Actress Salary Report
Top female stars still command big bucksComplete Women in Entertainment coverage
If Hollywood actresses don't command the same top dollar their male counterparts do -- and they don't -- a quick check of the boxoffice provides plenty of reasons why. Scan the top-grossers of 2009 to date, and it's not until you get to No. 11, Sandra Bullock's "The Proposal," that an A-list female-starrer enters the list.
Because of that, the studios are routinely forcing talent to cut their quotes. "Angelina Jolie and Will Smith are the only two stars who are still getting their price," one insider says.
Actresses who just a few years ago were considered $15 million players are now in flux.
Even such recent Oscar winners as Cate Blanchett and Kate Winslet are hard-pressed to cross the $4 million mark. Oddly, veteran Meryl Streep seems a better bet, years after being considered boxoffice poison. Then again, who else could pull off that Julia Child accent?
The reigning boxoffice queen, Jolie earned a mid-$40 million payday, all in, from "Wanted, and her name on the marquee meant that "Changeling" more than doubled its domestic gross overseas. As a result, she's the one actress still commanding top dollar -- as much as $20 million plus a percentage -- for her next two high-octane projects: the dramatic thrillers "Salt" and "The Tourist."
For the twisty romantic spy tale "Duplicity," Roberts commanded more than $15 million -- but the movie came up short, grossing $40 million domestically. To enable her passion project, "Eat, Pray, Love," she's taking a far lower salary, well below $10 million.
On the small screen, Heigl narrowly survived brain surgery on ABC's "Grey's Anatomy," but on the big screen her career is healthier than ever. Even before "The Ugly Truth" was released in July, the actress was able to command $12 million each for the action romance "Five Killers" and the more domesticated romance "Life as We Know It."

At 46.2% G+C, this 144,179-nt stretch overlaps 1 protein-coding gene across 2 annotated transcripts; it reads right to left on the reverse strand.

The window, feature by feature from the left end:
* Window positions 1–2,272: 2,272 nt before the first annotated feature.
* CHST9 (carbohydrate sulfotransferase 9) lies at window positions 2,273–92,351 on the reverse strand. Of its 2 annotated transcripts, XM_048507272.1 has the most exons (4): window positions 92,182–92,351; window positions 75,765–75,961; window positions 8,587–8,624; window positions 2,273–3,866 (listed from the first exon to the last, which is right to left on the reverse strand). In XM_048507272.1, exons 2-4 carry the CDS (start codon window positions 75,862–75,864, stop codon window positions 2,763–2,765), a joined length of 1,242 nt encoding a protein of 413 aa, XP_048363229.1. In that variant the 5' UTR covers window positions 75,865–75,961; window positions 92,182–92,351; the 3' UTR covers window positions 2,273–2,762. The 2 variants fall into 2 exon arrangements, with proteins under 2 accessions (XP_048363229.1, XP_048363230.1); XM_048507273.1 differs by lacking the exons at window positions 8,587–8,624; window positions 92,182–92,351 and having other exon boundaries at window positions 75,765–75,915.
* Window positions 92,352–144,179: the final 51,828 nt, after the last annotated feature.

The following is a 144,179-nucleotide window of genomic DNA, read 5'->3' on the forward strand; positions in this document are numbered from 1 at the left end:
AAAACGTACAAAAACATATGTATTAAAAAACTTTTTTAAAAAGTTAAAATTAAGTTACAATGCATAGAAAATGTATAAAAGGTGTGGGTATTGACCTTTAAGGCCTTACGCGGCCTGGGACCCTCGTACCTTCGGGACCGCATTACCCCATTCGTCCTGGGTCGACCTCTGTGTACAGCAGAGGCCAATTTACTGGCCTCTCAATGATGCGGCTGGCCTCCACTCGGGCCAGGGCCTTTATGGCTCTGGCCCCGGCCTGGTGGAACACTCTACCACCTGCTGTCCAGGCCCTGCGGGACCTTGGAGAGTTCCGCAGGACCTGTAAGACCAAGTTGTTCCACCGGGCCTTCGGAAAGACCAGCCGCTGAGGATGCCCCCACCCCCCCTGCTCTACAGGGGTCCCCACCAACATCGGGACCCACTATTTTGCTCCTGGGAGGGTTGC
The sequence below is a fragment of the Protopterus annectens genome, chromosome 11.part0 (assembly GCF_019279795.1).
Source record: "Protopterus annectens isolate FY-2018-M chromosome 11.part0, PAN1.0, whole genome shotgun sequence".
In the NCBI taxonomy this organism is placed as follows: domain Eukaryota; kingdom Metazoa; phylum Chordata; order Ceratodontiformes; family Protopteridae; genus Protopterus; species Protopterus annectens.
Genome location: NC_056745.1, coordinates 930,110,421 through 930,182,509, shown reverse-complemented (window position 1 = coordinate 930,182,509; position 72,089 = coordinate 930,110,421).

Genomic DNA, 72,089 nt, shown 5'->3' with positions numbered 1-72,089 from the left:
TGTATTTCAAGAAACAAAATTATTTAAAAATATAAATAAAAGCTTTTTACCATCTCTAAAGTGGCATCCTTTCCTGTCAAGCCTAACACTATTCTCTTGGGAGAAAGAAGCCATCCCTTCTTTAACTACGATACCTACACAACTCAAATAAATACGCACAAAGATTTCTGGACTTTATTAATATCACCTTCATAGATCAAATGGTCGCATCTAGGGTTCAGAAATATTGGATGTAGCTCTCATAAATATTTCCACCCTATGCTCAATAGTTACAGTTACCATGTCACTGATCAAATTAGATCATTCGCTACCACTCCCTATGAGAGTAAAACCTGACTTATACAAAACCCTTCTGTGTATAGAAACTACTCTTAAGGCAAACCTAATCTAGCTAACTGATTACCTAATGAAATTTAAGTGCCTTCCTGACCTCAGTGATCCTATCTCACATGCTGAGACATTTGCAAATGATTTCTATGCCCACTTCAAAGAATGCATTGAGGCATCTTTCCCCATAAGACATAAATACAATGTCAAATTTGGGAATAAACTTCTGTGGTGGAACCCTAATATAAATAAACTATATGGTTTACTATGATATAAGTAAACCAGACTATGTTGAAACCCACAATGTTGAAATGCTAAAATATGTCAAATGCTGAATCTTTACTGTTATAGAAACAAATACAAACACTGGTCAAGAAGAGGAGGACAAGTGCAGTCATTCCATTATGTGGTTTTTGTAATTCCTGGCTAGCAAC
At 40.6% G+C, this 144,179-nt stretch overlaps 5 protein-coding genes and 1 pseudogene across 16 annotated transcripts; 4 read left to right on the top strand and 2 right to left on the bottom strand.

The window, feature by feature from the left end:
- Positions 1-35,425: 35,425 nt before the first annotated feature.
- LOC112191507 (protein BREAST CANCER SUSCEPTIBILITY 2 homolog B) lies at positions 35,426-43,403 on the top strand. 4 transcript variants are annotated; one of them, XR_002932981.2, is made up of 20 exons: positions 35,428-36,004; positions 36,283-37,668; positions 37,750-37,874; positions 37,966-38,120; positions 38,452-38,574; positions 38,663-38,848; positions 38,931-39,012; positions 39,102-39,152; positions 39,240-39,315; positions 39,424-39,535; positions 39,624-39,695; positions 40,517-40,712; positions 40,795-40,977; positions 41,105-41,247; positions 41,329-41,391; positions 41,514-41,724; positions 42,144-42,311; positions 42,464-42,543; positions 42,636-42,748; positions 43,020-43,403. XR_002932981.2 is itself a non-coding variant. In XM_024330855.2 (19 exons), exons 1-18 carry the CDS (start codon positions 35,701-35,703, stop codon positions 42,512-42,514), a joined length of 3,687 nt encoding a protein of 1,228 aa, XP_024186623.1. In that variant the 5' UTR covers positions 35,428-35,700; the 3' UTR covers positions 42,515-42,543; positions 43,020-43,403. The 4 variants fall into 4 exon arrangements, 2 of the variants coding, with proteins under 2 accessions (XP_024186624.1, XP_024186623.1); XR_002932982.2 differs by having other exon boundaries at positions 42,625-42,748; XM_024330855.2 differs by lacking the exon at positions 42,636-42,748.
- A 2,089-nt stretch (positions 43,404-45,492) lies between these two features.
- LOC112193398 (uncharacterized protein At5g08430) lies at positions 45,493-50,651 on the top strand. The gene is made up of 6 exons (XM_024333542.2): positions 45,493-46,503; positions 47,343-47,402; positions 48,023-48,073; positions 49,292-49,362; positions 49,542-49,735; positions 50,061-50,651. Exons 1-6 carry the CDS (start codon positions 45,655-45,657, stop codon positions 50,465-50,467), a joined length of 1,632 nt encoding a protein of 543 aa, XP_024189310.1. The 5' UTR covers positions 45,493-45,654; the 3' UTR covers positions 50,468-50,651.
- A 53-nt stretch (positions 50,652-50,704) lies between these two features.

While her ongoing participation as the voice of Princess Fiona in the "Shrek" movies guarantees her a nice annuity, Diaz's regular fee settled around the $10 million mark for 2008's comedy "What Happens in Vegas" and 2010's "Knight & Day."
Witherspoon re-established her comedy cred with last year's "Four Christmases," for which she unwrapped around $15 million. For her next picture, James L. Brooks' untitled sports tale, she's playing in a similar ballpark.
For sharing screen time with an unruly yellow lab in the holiday hit "Marley & Me," Aniston picked up a $7 million-$8 million fee.
Squaring off against Anne Hathaway in "Bride Wars," Hudson earned around $7 million. Joining the ensemble "Nine" and the upcoming indie drama "The Killer Inside Me" meant taking cuts.
Dollar for dollar, Streep may just be the most reliable investment around. With an asking price in the $7 million-$8 million range, she agreed to about $5 million for "Julie & Julia," sweetened by a first-dollar gross position. Next up, she's the center of a romantic tug-of-war in Nancy Meyers' "It's Complicated."
Bullock's current status is all over the map: She enjoyed the biggest hit of her career when the summer's "The Proposal" did almost $300 million worldwide. But then, less than three months later, "All About Steve" stiffed at just $33.6 million. However, she returned to the hot list again with "The Blind Side."
Adams' career has been steadily building from supporting indie player in "Junebug" to Disney's "Enchanted" to "Doubt" and co-starring status in "Julie & Julia." Playing the rom-com heroine in the Ireland-set "Leap Year," she scored $5 million.
Toplining "The Time Traveler's Wife," McAdams stepped up to $4 million. If "Sherlock Holmes" is a hit, the glory will go to Robert Downey Jr., but she should find herself secure in the $5 million range.